SEC Makes Temporary Short Sales Rule Permanent


On July 27, 2009 the Securities and Exchange Commission (“SEC”) announced several actions intended to protect against abusive short sales and make more short sale information available to the public.

First, the SEC made permanent an interim final temporary rule, Rule 204T, that seeks to reduce the potential for abusive “naked” short selling in the securities market. The new rule, Rule 204, requires broker-dealers to promptly purchase or borrow securities to deliver on a short sale. The temporary rule, approved by the SEC in the fall of 2008, was set to expire on July 31.

Second, the SEC is working together with several self-regulatory organizations (“SRO”) to make short sale volume and transaction data available through the SRO websites. This effort will result in a substantial increase over the amount of information presently required by another temporary rule, known as Temporary 10a-3T. That rule applies only to certain institutional money managers and does not require public disclosure.

Third, the SEC intends to hold a public roundtable on September 30 to discuss securities lending, pre-borrowing and possible additional short sale disclosures. The roundtable will consider, among other topics, the potential impact of a program requiring short sellers to pre-borrow their securities, possibly on a pilot basis, and adding a short sale indicator to the tapes to which transactions are reported for exchange-listed securities.

“Naked” Short Sales: In a “naked” short sale the investor sells shares “short” without first having borrowed them. Such a transaction is permitted because there is no legal requirement that a short seller actually borrow the shares before effecting a short sale.

Now, before effecting a short sale, Rule 204T requires that the broker-dealer, as opposed to the seller, “locate” an entity that the broker reasonably believes can deliver the shares within three days after the trade – what’s known as T+3. Also, if reasonable, a broker-dealer may rely on a short seller’s assurance that the short seller has located his or her own lender that can deliver shares in time for settlement.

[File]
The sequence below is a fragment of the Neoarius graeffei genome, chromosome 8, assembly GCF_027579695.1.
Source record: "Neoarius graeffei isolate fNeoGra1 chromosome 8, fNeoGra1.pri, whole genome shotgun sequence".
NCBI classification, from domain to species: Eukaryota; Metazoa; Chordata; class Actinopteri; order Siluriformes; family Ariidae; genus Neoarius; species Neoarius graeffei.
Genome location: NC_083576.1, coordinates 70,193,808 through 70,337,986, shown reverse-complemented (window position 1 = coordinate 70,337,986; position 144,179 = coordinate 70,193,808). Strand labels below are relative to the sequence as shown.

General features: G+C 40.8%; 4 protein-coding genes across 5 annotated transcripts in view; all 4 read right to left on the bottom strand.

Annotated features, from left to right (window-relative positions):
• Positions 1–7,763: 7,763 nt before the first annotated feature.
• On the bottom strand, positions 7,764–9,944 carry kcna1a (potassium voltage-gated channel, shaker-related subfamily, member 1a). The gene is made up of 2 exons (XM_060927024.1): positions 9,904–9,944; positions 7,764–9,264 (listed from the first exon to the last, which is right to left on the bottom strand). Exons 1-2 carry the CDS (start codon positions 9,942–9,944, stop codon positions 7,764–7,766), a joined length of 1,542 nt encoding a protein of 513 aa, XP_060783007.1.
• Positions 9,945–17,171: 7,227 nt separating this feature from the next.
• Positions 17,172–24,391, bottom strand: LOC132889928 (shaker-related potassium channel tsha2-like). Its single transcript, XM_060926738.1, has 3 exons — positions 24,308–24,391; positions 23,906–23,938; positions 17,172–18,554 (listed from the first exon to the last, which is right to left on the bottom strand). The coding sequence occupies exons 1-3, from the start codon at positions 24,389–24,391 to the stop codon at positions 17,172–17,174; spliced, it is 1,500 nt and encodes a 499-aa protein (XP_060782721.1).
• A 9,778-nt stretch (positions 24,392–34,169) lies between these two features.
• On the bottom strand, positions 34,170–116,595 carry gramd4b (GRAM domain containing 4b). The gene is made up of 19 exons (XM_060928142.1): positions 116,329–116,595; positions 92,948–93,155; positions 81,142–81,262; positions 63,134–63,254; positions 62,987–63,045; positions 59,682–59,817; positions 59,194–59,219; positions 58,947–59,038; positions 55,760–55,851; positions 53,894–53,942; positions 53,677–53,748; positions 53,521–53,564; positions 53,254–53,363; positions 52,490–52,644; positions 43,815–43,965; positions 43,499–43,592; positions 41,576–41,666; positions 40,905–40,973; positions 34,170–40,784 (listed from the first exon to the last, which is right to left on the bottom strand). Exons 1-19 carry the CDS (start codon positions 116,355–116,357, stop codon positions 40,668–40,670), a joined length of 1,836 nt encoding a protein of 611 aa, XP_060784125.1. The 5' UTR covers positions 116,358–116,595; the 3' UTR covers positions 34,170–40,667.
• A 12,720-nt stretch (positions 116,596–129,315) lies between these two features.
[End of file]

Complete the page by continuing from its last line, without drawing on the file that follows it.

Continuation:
“Fails-to-deliver”: If an investor or its broker-dealer does not deliver shares by T+3, a “failure to deliver” occurs. Where an investor or its broker-dealer neither locates nor delivers shares, a “naked” short sale has occurred.

A “fail to deliver” can occur for legitimate reasons, such as mechanical errors or processing delays. Further, a “fail to deliver” could occur as a result of a long sale – that is the typical buy-sell transaction – as well as a short sale.

“Fails to deliver”, such as failure resulting from potentially abusive “naked” short selling may have a negative effect on shareholders, potentially depriving them of the benefits of ownership such as voting and lending. They also may create a misleading impression of the market for an issuer’s securities.

Adopting Regulation SHO: Due to its concerns regarding persistent “fails to deliver” and potentially abusive “naked” short selling, the SEC adopted Regulation SHO, which became effective in early 2005. This regulation imposes, among other things, the requirement that broker-dealers locate a source of borrowable shares prior to selling short.

In addition, Regulation SHO requires that firms that clear and settle trades must purchase shares to close out these “fails to deliver” within a certain time frame, 13 days. This “close-out” requirement only applies to certain equity securities with large and persistent “fails to deliver”, known as threshold securities.

Rule 204: The SEC has made permanent a temporary rule that was approved in 2008 in response to continuing concerns regarding “fails to deliver” and potentially abusive “naked” short selling. In particular, temporary Rule 204T made it a violation of Regulation SHO and imposes penalties if a clearing firm does not purchase or borrow shares to close-out a “fail to deliver” resulting from a short sale in any equity security by no later than the beginning of trading on the day after the fail first occurs (T+4).

If you have questions about Regulation SHO or short sales, contact any member of Clark Wilson’s Corporate Finance & Securities Group.